Crimes against humanity charges against Kenya’s president dropped

Photograph: Peter de Jong / Pool /EPA

The International Criminal Court’s chief prosecutor dropped all charges of crimes against humanity against Kenya’s president on Friday, highlighting the court’s difficulties in bringing to justice the high-ranking officials it has accused of atrocities.

A spokeswoman for the prosecution office, Florence Olara, said that a prosecutor, Fatou Bensouda, had filed a notice withdrawing the charges against President Uhuru Kenyatta.

Kenyatta had been charged with murder, rape, persecution, deportation and other inhumane acts as an “indirect co-perpetrator” in violence that flared after Kenya’s 2007 elections leaving more than 1,000 people dead.

The collapse of the case is a new blow to the credibility of the court’s prosecution office. The office has begun nine full investigations since its establishment in 2002, all of them in Africa, and has just seven suspects in custody.

Reacting to the news on Friday, Kenyatta said he was “excited” and called for a case against his deputy, William Ruto, and another to be dropped as well. “One down, two to go,” he said.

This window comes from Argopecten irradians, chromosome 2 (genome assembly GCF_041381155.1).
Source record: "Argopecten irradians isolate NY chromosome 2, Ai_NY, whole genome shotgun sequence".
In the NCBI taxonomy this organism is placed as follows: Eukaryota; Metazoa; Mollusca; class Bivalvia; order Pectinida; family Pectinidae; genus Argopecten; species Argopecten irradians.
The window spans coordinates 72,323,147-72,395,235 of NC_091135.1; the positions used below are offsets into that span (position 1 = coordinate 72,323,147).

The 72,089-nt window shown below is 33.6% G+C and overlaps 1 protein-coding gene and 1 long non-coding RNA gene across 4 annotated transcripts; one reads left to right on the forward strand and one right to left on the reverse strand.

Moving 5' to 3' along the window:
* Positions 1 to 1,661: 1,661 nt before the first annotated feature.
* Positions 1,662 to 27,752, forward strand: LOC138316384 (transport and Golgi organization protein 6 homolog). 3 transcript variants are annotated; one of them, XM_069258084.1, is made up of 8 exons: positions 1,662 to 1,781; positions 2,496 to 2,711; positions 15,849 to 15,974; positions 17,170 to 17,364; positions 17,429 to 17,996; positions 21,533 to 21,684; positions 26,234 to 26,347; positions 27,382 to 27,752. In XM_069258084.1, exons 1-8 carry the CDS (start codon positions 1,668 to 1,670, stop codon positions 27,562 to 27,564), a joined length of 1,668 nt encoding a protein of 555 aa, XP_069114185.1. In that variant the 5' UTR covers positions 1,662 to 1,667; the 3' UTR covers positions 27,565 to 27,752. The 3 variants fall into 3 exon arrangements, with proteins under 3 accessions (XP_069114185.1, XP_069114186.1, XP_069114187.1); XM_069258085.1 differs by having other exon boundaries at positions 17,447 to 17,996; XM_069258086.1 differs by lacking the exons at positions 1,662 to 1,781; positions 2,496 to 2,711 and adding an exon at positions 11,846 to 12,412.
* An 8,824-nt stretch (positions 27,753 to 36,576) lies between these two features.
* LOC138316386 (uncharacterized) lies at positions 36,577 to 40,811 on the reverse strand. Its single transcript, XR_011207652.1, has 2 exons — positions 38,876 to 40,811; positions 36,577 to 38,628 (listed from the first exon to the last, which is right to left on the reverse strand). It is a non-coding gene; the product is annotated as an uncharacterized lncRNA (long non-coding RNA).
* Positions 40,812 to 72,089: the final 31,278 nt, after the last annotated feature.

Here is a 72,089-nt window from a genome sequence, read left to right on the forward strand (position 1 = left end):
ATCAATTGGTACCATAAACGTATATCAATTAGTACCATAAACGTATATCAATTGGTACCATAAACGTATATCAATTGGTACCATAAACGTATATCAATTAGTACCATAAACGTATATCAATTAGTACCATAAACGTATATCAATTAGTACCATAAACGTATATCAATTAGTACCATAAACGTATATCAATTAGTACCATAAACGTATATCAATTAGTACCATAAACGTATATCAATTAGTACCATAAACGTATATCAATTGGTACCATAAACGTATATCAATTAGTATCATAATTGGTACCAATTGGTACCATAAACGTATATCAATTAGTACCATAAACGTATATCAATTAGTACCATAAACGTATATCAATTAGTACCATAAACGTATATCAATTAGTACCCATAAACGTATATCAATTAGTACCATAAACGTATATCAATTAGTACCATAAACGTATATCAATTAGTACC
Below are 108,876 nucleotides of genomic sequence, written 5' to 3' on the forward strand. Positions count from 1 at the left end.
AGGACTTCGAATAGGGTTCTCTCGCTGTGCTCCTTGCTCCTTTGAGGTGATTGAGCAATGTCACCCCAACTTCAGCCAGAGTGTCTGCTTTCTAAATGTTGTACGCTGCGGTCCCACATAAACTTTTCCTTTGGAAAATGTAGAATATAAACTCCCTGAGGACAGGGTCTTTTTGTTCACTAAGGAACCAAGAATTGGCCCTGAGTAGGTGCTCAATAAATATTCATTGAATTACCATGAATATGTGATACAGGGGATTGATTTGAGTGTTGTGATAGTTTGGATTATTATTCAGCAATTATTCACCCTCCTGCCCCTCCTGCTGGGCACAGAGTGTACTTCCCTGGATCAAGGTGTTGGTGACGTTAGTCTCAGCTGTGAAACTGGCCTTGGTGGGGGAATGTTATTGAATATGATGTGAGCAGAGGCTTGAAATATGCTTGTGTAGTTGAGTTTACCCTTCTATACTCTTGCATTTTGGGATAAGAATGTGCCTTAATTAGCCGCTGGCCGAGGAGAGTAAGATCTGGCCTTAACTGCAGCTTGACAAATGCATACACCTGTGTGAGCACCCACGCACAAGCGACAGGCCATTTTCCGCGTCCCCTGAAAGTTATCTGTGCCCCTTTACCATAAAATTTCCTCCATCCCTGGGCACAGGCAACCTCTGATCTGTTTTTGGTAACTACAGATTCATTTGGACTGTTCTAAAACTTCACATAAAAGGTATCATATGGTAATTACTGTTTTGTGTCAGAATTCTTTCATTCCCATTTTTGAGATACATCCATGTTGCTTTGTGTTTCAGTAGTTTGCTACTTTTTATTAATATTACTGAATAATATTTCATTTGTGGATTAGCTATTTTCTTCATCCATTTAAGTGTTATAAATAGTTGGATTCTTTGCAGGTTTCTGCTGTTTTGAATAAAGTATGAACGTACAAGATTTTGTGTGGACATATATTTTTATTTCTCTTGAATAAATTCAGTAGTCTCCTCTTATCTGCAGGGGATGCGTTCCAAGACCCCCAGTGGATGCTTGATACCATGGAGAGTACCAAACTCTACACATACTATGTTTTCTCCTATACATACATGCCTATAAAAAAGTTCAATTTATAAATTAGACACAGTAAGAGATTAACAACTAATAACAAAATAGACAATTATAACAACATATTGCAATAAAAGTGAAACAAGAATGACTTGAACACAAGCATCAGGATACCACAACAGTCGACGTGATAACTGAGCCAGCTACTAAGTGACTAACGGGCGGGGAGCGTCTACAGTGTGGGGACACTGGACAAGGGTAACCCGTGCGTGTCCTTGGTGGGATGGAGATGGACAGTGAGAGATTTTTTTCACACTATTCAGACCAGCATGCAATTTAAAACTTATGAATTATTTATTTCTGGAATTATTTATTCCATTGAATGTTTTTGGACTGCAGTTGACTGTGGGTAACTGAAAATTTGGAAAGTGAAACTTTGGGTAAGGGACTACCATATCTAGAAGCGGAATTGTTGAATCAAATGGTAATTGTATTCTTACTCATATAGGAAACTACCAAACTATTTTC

Kenyatta’s British lawyer, Steven Kay, said that the court and its prosecutors “owe [Kenyatta] an apology for bringing proceedings based upon false witnesses and impugning his integrity”.

Kenyatta’s trial was has postponed twice this year while prosecutors attempted to shore up their case after a key prosecution witness refused to testify and another admitted giving false evidence. Earlier this week, judges gave prosecutors a week to say whether their case remained strong enough to continue or to drop the charges.

Kenyatta was indicted in 2011 but went on to become the president of Kenya in the 2013 election, using his indictment at the Hague-based court as an election issue. His government lobbied hard to have the case against him deferred by the UN security council, arguing that the delay was essential because Kenya needed its leader to help fight al-Shabaab terrorists in neighbouring Somalia and at home.

The collapse of the case against Kenyatta underscores some of the limitations of the international court, which has no police force and must rely on help from governments that may only wish to cooperate when it suits their political purposes.

The court’s mission is to prosecute perpetrators of atrocities when a country is unwilling or unable to prosecute them itself.